Annotating a Text Sample and Directions

What is it?  |  What does it look like?  |  How could I use, adapt or differentiate it?   |  Questions or Comments
Greece Central School District. Student Learning is the Goal

Use this Strategy:

  • Before Reading
  • During Reading
  • After Reading

Targeted Reading Skills:

  • Formulate questions in response to text
  • Analyze and interpret elements of poetry or prose
  • Draw conclusions and make inferences based on explicit (literal) and implicit (figurative) meaning

What is it?Go To Top of Page

Reading and constructing meaning from a text is a complex and active process; one way to help students slow down and develop their critical analysis skills is to teach them to annotate the text as they read.  What students annotate can be limited by a list provided by the teacher or it can be left up to the student’s discretion.  Suggestions for annotating text can include labeling and interpreting literary devices (metaphor, simile, imagery, personification, symbol, alliteration, metonymy, synecdoche, etc.); labeling and explaining the writer’s rhetorical devices and elements of style (tone, diction, syntax, narrative pace, use of figurative language, etc.); or labeling the main ideas, supportive details and/or evidence that leads the reader to a conclusion about the text.  Of course, annotations can also include questions that the reader poses and connections to other texts that reader makes while reading.

What does it look like?Go To Top of Page

The way a reader chooses to interact with a text will vary from reader to reader, but here is an example of a poem that has been annotated:

The Journey By Mary Oliver. One Day, you finally knew what you had to do and began through the voices around you kept shouting their bad advice. Though the whole house began to tremble and you felt the old tug at your ankles, mend my life each voice cried. But you didn't stop. You knew what you had to do, though the wind pried with its stiff fingers at the very foundations, though their melancholy was terrible. It was already late enough, and a wild night and the road full of fallen branches and stones. But little by little as you left their voices behind, the stars began to burn through the sheets of clouds, and there was a new voice which you slowly recognized as your own that you kept company as you strode deeper and deeper into the world determined to do the only thing you could do, determined to save the only life you could save. Speaker and audience. The speaker in the poem uses the second person point of view, you to address the reader directly. The constant repitition makes it feel as if it's a private talk between the speaker and each individual reader. Tone. I would characterize the tone as strident, confident, determined, almost conspiritorial, the speaker wants me to listen carefully to the message before I set out on my own journey. Which will be different than hers, of course. Occasion. The speaker may have been prompted by an actual walk down two roads during a storm and used that experience to create a metaphor for a difficult journey, one with distractions and obstacles. Purpose. The speaker seems to be saying that the hardest journey of all may be to listen to your own inner voice, especially when there is a storm of other voices advising you otherwise. Subject. It's clear the poet feels that I need to pay attentionto my own journey, my own vision of who and what I am and what my journey is all about as I stride deeper and deeper into the world. Only when I listen to my own voice and chart my own course will the stars burn through and guide me safely inside to who I am.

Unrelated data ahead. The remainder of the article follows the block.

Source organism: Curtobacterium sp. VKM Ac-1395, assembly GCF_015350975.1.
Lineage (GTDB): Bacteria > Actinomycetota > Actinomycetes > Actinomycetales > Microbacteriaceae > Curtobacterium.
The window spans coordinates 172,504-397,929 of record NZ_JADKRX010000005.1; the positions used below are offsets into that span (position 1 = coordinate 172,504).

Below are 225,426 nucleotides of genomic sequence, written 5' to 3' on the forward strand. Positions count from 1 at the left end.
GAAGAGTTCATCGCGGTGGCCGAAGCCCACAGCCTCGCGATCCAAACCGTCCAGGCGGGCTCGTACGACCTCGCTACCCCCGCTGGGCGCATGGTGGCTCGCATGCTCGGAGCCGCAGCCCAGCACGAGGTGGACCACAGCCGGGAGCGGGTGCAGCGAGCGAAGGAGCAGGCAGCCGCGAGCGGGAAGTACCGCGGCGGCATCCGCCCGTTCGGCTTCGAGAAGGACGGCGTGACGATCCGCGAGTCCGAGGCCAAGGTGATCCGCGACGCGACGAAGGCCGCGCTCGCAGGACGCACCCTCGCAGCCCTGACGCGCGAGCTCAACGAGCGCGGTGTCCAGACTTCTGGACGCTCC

How could I use, adapt or differentiate it? Go To Top of Page

  • Have students complete this activity individually or with a partner as a way to prepare for a discussion and/or a writing prompt.
  • To differentiate, teachers can annotate some of the more difficult parts of a text to aid the students, begin the annotation with the entire class to get them started, or form heterogeneous or homogeneous groups based on skill levels and the teacher’s discretion for the best way to proceed.
  • Refer to the other annotation activities depending on the objective of the lesson.
  • Acronyms can provide students with helpful reminders about different things to consider when annotating text.